“Celebrating the Muse: Women in Picasso’s Prints 1905-1968” opens at Marlborough Gallery on March 23 and will include over 200 prints by Pablo Picasso in a variety of print-making techniques – etching, drypoint, linocut and lithography – that explore the theme of woman as muse in these media. Marlborough’s
exhibition is the first comprehensive overview of this subject as specifically depicted in Picasso’s graphic oeuvre. The show will feature works spanning his entire career from his first print, Le Repas frugal, 1905, to selections from the tour-de-force of his late period, the Suite 347 of 1968. A notable lender to the Marlborough exhibition is Maya Widmaier Picasso, the artist’s daughter.
Marilyn McCully, in her essay for the exhibition catalogue, comments
on the importance of the graphic medium to Picasso: “Prints, which have traditionally been created in series, offered Picasso a special opportunity to explore narrative, as one composition
leads to the next. A sequence of etchings, engravings, or aquatints, which he exploited to compose complex myths and stories rather than simple illustrations, also allowed him to probe visual ideas in new directions. The scenes that he was inspired to create by a succession of Muses are acted out by a cast of familiar
characters (including the artist himself), who often change roles and appear in different combinations, performing on a very personal stage. The intimate scale of printmaking and of the prints themselves also provided an occasion for Picasso to reflect on the nature of his art and the creative process and to probe deeply into his innermost thoughts and desires.”
Marlborough’s exhibition will feature a number of early prints, including Picasso’s drypoint Les Saltimbanques, 1905, that depicts a group of acrobats at rest and Salomé, 1905, a scene from the same series in which the artist’s focus is on the seductive young woman as she performs for Herod. Both are very rare impressions
before steel facing, with velvety, rich burr and luminous plate tones.
Nelson Blitz, Jr. and Catherine Woodard are lending a number of important Picasso masterworks in printmaking that span a significant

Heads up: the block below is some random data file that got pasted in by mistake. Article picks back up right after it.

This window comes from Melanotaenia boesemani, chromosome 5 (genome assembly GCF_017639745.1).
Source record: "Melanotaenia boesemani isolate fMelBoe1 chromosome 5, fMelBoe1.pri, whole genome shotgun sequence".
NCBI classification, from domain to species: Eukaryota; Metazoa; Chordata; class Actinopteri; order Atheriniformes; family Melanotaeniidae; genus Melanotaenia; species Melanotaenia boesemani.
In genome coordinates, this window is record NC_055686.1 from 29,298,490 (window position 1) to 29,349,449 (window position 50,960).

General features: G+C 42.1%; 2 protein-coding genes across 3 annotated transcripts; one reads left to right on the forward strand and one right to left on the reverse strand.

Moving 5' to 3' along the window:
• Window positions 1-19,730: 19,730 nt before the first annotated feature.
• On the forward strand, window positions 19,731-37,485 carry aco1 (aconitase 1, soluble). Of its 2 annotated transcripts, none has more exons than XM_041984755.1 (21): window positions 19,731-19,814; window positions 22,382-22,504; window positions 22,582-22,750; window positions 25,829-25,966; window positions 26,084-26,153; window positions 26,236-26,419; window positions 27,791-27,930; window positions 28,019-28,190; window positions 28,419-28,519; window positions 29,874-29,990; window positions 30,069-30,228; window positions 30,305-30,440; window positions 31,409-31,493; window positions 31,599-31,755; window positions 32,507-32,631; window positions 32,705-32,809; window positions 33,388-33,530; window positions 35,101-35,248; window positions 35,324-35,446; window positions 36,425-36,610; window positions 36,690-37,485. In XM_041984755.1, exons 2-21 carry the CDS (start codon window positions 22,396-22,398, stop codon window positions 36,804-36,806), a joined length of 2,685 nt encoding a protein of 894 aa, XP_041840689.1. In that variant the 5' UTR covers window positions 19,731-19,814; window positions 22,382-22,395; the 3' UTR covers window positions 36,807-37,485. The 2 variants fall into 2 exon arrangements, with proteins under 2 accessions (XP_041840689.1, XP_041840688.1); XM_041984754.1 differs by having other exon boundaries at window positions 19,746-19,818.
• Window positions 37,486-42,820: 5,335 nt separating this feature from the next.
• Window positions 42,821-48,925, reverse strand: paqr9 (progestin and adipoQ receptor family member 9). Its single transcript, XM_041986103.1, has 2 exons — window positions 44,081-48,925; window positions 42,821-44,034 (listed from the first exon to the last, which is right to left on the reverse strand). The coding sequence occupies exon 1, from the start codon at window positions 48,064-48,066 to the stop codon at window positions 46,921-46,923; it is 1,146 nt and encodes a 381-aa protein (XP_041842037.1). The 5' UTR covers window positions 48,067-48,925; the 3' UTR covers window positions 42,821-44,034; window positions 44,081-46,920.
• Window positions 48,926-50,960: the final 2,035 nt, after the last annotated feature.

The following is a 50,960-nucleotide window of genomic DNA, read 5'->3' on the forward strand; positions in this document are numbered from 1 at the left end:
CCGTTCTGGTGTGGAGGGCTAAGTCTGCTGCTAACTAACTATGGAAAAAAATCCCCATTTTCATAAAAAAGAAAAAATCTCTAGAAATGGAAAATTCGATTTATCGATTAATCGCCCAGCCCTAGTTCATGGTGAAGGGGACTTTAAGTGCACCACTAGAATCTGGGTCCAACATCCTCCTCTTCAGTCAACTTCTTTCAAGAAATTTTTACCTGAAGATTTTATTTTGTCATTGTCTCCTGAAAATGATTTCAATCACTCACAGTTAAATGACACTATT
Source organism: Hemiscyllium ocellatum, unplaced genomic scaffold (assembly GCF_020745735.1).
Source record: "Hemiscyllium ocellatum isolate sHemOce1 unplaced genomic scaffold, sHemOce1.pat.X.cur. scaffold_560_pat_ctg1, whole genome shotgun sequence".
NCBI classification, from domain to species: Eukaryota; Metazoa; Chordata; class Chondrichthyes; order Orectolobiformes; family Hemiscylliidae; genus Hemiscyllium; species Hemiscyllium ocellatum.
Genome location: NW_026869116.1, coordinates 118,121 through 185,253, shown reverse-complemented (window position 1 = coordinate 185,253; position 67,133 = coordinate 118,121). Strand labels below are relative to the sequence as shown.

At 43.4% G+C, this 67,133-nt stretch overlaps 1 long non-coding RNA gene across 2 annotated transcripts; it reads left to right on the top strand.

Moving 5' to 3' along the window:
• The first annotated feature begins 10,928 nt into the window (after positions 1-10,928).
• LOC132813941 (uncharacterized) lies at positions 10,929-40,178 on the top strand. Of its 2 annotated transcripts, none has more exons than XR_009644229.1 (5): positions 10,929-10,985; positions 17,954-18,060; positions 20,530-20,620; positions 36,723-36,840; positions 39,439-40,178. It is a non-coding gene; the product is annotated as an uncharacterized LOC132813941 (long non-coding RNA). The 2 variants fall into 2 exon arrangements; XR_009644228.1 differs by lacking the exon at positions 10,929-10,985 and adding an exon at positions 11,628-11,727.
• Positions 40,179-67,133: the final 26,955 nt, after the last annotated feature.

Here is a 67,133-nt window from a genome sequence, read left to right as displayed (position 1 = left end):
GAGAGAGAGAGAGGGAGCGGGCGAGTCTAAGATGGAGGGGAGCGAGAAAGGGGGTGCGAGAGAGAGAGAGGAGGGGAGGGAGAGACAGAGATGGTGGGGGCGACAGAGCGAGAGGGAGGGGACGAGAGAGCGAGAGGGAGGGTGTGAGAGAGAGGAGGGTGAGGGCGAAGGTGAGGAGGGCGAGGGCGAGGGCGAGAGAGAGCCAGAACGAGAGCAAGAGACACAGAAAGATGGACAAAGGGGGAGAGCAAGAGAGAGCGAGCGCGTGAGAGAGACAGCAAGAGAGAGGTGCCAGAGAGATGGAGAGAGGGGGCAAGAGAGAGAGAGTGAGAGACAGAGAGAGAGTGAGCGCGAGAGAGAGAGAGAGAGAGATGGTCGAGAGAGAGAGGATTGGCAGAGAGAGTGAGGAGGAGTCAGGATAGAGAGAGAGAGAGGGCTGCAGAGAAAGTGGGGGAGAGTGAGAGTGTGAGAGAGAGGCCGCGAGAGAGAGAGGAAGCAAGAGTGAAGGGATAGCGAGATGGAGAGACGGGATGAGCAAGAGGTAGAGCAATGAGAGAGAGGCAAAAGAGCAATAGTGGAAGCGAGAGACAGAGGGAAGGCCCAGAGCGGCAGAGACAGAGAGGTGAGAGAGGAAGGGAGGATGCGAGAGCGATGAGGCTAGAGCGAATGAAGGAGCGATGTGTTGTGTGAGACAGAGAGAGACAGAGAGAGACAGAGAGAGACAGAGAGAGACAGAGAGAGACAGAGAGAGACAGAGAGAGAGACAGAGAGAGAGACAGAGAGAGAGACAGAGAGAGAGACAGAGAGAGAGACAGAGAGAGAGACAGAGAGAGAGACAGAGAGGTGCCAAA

part of the artist’s career. These include the rarely seen Gauguinesque woodcut of Fernande Olivier, Femme de trois quarts, 1906, the haunting drypoint portrait of Olga Khokhlova, Portrait d’Olga au col de fourrure, 1923, the monumental and groundbreaking
etching, La Minotauromachie, 1935, La Femme qui pleure I, III & IV, 1937, which relate to Picasso’s most important painting, Guernica, 1937, and encapsulate the horror and tragedy of the Spanish Civil War, and the bold black and white sugar-lift aquatint,
La Femme à la fenêtre, 1952.
Picasso produced beautiful prints during his Classical period (1917-1925), a number of which will be on view during this exhibition.
These include La Source, 1921, and Le Collier, an elegant composition of 1923 that derives its theme from The Three Graces of antiquity.
The Suite Vollard is a series of 100 prints commissioned by the brilliant, pioneering art dealer Ambroise Vollard that covers the years 1930-1937. This tour-de-force of Picasso’s mid-career
produced some of the most important prints of the Twentieth Century. Marlborough’s exhibition will include a number of works from this group, including Vieux sculpteur au travail (March 23, 1933), Le Repos du sculpteur devant le petit torse (March 30, 1933) and Sculpteur et son modèle devant une fenêtre (March 31, 1933), each relating the artist to his female muse in the studio. In addition, the show will include impressions of Minotaure caressant une dormeuse